Tracks Behaviors Preferences

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Accessed by: Edit > Preferences > Tracks Behaviors    (on a Mac Audacity > Preferences > Tracks Behaviors )
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Tracks Behaviors Preferences.
Click on any other Preferences sections in the above image to read about those Preferences.

Behaviors

  • Auto-select, if selection required: If you select no audio before applying an effect, the effect will be automatically applied to all audio in all tracks. This also applies to other menu items requiring an audio selection to be made.

    If you have a Time selection, made by using the Selection Toolbar, but with no audio tracks selected, then the Auto-select will operate on just that time range in all audio tracks.

  • Enable cut lines: Displays a light blue vertical line at the left edge of a cut edit, which changes to red after clicking elsewhere in the track. Click on the line at any time to restore the cut audio; if you restore in error, use Edit > Undo Expand to get the cut line back. To remove the line without restoring audio, right-click over it. Edit > Undo Remove will restore the line if you make a mistake.
  • Enable dragging selection edges: Lets you expand or contract existing selection regions with the mouse after they have been created. If unchecked you must use the Selection Bar or keyboard to modify existing selection regions. See Audacity Selection for further details.
  • Editing a clip can move other clips: If the track has been split into more than one clip, any clips following to right of the edit point can always move as necessary in response to pasting, cutting, deleting or other change that adds or removes content.

    Unchecking "Editing a clip can move..." pins clips so that they cannot move in response to an edit in another clip. When removing content, any following clips will not be allowed to move back. When pasting, an error message will display if there is not enough room to paste without moving the following clips.

  • "Move track focus" cycles repeatedly through tracks: When using the up and down arrow keys to change which track is focused, moving the focus off one end (top or bottom) makes the focus jump to the other end.
  • Type to create a label: When enabled (default), if there is already a label track that has the yellow focus border, you do not need to use "Add Label at Selection" or its Ctrl + B shortcut to create a new label. Just type your required label text to create a new label at the position of the editing cursor or selection region. If the label track does not have focus, use the Up or Down arrow keys on your keyboard to move focus into the label track.

    When this preference is disabled, typing never creates a label in the focused label track. This lets you use shortcuts (for example, transport shortcuts to play audio related to the editing cursor or selection) without accidentally creating an unwanted label. When you want to create a new label, use "Add Label at Selection" or Ctrl + B or "Add Label at Playback Position" Ctrl + M.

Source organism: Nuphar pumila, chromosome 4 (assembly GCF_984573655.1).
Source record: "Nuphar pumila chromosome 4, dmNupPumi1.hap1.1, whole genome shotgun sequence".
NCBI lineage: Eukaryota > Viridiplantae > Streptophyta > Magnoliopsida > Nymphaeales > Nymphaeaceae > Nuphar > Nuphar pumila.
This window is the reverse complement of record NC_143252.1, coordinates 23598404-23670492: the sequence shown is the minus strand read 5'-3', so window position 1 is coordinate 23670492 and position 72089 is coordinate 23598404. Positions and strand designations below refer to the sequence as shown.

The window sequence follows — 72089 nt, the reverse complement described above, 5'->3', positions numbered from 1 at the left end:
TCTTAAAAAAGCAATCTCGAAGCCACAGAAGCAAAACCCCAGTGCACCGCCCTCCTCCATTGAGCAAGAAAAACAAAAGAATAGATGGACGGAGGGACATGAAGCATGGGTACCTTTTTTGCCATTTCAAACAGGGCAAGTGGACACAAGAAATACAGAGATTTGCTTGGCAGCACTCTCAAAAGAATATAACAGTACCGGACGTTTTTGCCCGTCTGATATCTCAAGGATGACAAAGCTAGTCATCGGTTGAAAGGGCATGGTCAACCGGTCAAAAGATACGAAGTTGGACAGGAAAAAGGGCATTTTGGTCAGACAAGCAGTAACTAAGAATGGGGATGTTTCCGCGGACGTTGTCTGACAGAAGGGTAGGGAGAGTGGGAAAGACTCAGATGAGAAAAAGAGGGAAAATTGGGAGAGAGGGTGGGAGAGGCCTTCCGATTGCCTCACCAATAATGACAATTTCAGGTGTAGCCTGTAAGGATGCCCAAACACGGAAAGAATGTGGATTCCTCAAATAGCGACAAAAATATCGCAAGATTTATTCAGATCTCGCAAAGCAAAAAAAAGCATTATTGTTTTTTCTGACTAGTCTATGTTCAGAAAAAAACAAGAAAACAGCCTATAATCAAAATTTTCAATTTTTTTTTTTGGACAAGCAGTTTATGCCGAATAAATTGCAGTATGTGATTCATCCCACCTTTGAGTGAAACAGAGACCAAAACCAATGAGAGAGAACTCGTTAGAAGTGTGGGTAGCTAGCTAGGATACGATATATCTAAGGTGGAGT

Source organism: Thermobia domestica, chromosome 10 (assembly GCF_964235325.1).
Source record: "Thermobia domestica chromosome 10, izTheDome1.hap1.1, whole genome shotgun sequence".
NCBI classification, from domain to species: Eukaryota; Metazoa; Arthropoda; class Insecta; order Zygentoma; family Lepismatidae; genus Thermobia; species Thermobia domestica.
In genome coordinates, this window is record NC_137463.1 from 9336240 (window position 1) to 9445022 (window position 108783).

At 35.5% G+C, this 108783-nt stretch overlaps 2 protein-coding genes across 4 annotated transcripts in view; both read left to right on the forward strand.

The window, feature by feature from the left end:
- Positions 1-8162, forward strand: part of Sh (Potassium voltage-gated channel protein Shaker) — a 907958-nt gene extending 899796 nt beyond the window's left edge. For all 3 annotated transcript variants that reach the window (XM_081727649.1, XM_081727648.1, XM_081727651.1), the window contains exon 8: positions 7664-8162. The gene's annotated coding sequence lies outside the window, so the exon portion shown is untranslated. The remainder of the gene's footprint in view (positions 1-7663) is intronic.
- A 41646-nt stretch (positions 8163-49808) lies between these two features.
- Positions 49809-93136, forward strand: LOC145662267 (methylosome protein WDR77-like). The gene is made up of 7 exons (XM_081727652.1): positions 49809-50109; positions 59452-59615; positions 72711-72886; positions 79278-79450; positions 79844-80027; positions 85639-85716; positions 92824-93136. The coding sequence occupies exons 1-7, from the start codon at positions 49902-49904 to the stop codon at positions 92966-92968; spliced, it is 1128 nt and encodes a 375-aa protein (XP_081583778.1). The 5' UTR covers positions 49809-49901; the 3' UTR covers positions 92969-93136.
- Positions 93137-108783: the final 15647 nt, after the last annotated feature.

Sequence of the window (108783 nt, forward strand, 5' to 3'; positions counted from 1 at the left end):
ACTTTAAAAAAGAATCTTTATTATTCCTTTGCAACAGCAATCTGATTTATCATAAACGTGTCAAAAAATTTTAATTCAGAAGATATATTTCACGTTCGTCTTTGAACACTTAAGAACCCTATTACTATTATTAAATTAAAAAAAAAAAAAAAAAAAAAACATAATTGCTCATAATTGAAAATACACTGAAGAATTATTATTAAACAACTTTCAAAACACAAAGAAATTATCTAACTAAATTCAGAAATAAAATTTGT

Even if "Type to Create a Label" is enabled, you cannot type to create a new label, if:
  • audio is playing, recording or paused, and the cursor or selection is at the same position in waveform and label track
  • there is already a label at the exact same position in the label track.
You can still use Ctrl + B to add a new label even if it's at the same position, or Ctrl + M to add a label at the playback, recording or paused position.

You can also create a label at the same position by moving focus to and typing in another label track, as long as there is no label yet at that position, and if audio is playing, as long as the cursor or selection in the waveform is at a different position.

  • Enable scrolling left of zero: Enables you to scroll to the left of time zero on the Timeline. The default setting is "off". This can be make Scrubbing from the start or end of the track easier when using pinned playhead.
If you select "Enable scrolling left of zero" then the negative numbers on the Timeline will be rendered in blue to act as a visual cue that this has been turned on.
  • Solo Button: The Solo button on the Track Control Panels can behave in three different ways:
    • In "Simple" mode (default), "Solo" means as it does in common parlance - a track made solo is the only one that can be heard. If a track is solo, the mute buttons are set down on all the other tracks, so that solo is just a shortcut way of muting all tracks except one. If on any occasion you want the Solo button to select multiple tracks for listening, hold down Shift when clicking Solo.
    • "Multi-track" will suit those used to mixing desks and other professional audio software. Any number of tracks can be made solo so that they mix together, but if any solo button is down, the mute buttons have no effect. If on any occasion you want the Solo button to play only one track at a time (so that clicking it releases any other solo buttons), hold down Shift when clicking Solo.
    • "None" mode has no solo buttons, so you select the tracks you want to play by unmuting them (clicking the mute buttons so that they are up).